North Korea was the main threat to the Olympics when hosts were southern neighbors in 1988, revealed the documents of the US intelligence service CIA, which have recently been stripped of their secrecy mark.
US agents were worried because they thought Pyongyang, through a network of agents, would carry out terrorist attacks and sabotage the Olympic Games in Seoul.
“We believe North Korea’s violence is the biggest threat to the security of the Games,” the CIA report released in 1986 said.
The CIA has begun investigating the North Korean threat even before the country’s agent to blow up a South Korean aircraft in 1987. Kim Hyun Hui, an agent responsible for placing a bomb on the plane, later said that she had done it on the orders of the ruling North Korean dynasty Kim to create chaos before the Olympics.
Before the explosion of the bomb, North Korea expressed a desire to host along with South Korea, and after Seoul rejected the proposal, from Pyongyang had arrived accusations that South Korea wanted to divide the peninsula. The three-year negotiations of the Olympic delegations of North and South Korea failed after the Pyongyang authorities refused to host a series of sporting events.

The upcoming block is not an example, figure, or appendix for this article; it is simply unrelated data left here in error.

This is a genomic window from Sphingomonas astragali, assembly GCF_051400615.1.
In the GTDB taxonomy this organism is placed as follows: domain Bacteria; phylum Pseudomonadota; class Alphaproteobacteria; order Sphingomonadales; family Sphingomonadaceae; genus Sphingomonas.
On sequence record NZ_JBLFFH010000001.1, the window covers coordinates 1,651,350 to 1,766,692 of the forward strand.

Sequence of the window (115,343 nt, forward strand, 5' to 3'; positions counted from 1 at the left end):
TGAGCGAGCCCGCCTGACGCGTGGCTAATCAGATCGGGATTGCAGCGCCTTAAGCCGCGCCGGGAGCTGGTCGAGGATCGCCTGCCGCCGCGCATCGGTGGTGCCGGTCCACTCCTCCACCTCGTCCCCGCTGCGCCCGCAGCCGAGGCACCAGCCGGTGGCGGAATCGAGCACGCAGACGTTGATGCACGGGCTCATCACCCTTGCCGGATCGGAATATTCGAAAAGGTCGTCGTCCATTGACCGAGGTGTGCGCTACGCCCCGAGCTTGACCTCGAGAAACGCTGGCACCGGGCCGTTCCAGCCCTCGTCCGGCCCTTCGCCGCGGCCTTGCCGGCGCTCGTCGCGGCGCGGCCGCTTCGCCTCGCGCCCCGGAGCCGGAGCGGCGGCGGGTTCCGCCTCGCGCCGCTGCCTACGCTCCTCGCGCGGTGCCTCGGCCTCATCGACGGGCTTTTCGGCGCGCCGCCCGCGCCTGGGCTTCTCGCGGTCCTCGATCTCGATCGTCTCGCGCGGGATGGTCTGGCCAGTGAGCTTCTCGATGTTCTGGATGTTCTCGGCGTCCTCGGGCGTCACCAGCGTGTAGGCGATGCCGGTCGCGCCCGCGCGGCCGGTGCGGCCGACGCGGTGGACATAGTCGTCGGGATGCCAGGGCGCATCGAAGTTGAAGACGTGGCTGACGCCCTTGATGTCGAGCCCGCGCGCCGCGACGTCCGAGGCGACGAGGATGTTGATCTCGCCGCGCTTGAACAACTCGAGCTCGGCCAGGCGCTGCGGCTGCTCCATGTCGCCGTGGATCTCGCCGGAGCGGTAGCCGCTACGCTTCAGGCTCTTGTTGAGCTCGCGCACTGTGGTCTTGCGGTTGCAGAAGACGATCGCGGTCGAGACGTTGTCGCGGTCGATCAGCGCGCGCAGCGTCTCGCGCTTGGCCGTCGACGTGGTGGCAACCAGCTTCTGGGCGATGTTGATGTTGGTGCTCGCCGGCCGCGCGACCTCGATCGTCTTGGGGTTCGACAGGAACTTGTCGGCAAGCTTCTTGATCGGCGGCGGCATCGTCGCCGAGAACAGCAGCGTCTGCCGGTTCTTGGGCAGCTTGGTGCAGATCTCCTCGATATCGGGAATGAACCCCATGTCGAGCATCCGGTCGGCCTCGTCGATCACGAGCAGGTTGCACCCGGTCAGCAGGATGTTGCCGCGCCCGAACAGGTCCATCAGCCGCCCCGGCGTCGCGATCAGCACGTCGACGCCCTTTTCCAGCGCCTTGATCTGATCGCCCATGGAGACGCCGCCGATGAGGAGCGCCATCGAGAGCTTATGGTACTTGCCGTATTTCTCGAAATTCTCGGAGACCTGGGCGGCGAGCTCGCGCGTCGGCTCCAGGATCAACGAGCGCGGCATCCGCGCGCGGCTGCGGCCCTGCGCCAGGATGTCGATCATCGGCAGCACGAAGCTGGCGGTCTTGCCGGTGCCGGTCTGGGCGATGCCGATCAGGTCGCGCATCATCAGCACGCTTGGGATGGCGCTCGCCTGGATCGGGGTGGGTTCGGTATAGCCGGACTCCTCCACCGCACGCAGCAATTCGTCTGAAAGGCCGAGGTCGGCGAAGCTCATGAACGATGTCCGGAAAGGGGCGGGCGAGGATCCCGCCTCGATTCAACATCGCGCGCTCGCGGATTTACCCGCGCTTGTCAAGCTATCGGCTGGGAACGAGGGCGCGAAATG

However, despite the fears of sports delegations from possible retaliation of North Korea and the great tension on the peninsula, the Olympic Games were held in 1988 without any problems.
30 years later, as South Korea approaches the organization of the Winter Olympics in 2018, North Korea is the greatest security threat again.
Tensions between the United States and North Korea have further grown over the past period, with the growing doubt that South Korea will be able to protect athletes if there is some sort of escalation. In September, France said that their team would skip the Winter Olympics if South Korea could not guarantee that they would be safe.